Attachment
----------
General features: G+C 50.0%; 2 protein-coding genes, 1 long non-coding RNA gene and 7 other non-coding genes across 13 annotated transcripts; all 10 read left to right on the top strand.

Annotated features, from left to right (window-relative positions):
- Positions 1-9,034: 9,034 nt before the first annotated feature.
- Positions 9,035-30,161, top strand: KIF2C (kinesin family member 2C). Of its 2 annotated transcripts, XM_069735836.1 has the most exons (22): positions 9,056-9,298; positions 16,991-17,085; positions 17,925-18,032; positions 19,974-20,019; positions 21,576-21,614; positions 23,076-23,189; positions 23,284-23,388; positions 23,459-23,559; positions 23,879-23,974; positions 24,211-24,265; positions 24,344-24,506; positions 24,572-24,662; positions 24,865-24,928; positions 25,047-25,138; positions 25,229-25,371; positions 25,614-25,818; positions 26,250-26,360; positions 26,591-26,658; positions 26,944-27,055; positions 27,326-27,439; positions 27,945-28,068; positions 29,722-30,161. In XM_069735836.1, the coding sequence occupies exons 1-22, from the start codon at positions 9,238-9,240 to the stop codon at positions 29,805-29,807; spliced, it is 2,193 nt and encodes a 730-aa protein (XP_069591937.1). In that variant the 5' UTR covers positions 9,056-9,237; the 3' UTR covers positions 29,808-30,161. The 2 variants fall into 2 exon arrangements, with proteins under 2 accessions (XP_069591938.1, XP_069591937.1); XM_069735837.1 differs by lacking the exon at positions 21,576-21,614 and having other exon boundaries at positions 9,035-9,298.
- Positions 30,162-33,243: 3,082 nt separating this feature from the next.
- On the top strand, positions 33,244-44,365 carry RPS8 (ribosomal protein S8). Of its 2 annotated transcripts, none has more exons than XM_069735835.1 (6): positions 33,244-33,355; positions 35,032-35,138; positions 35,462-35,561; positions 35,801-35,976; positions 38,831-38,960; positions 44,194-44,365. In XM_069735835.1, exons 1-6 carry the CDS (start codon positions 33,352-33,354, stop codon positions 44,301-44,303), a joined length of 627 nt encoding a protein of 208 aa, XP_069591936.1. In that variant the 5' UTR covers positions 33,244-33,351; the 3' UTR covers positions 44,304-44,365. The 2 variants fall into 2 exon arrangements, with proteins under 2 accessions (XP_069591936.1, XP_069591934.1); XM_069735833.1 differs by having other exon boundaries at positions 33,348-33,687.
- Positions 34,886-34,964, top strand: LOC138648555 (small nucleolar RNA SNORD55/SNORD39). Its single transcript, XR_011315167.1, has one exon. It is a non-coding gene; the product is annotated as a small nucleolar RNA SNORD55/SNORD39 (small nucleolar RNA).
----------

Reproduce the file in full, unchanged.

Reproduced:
General features: G+C 50.0%; 2 protein-coding genes, 1 long non-coding RNA gene and 7 other non-coding genes across 13 annotated transcripts; all 10 read left to right on the top strand.

Annotated features, from left to right (window-relative positions):
- Positions 1-9,034: 9,034 nt before the first annotated feature.
- Positions 9,035-30,161, top strand: KIF2C (kinesin family member 2C). Of its 2 annotated transcripts, XM_069735836.1 has the most exons (22): positions 9,056-9,298; positions 16,991-17,085; positions 17,925-18,032; positions 19,974-20,019; positions 21,576-21,614; positions 23,076-23,189; positions 23,284-23,388; positions 23,459-23,559; positions 23,879-23,974; positions 24,211-24,265; positions 24,344-24,506; positions 24,572-24,662; positions 24,865-24,928; positions 25,047-25,138; positions 25,229-25,371; positions 25,614-25,818; positions 26,250-26,360; positions 26,591-26,658; positions 26,944-27,055; positions 27,326-27,439; positions 27,945-28,068; positions 29,722-30,161. In XM_069735836.1, the coding sequence occupies exons 1-22, from the start codon at positions 9,238-9,240 to the stop codon at positions 29,805-29,807; spliced, it is 2,193 nt and encodes a 730-aa protein (XP_069591937.1). In that variant the 5' UTR covers positions 9,056-9,237; the 3' UTR covers positions 29,808-30,161. The 2 variants fall into 2 exon arrangements, with proteins under 2 accessions (XP_069591938.1, XP_069591937.1); XM_069735837.1 differs by lacking the exon at positions 21,576-21,614 and having other exon boundaries at positions 9,035-9,298.
- Positions 30,162-33,243: 3,082 nt separating this feature from the next.
- On the top strand, positions 33,244-44,365 carry RPS8 (ribosomal protein S8). Of its 2 annotated transcripts, none has more exons than XM_069735835.1 (6): positions 33,244-33,355; positions 35,032-35,138; positions 35,462-35,561; positions 35,801-35,976; positions 38,831-38,960; positions 44,194-44,365. In XM_069735835.1, exons 1-6 carry the CDS (start codon positions 33,352-33,354, stop codon positions 44,301-44,303), a joined length of 627 nt encoding a protein of 208 aa, XP_069591936.1. In that variant the 5' UTR covers positions 33,244-33,351; the 3' UTR covers positions 44,304-44,365. The 2 variants fall into 2 exon arrangements, with proteins under 2 accessions (XP_069591936.1, XP_069591934.1); XM_069735833.1 differs by having other exon boundaries at positions 33,348-33,687.
- Positions 34,886-34,964, top strand: LOC138648555 (small nucleolar RNA SNORD55/SNORD39). Its single transcript, XR_011315167.1, has one exon. It is a non-coding gene; the product is annotated as a small nucleolar RNA SNORD55/SNORD39 (small nucleolar RNA).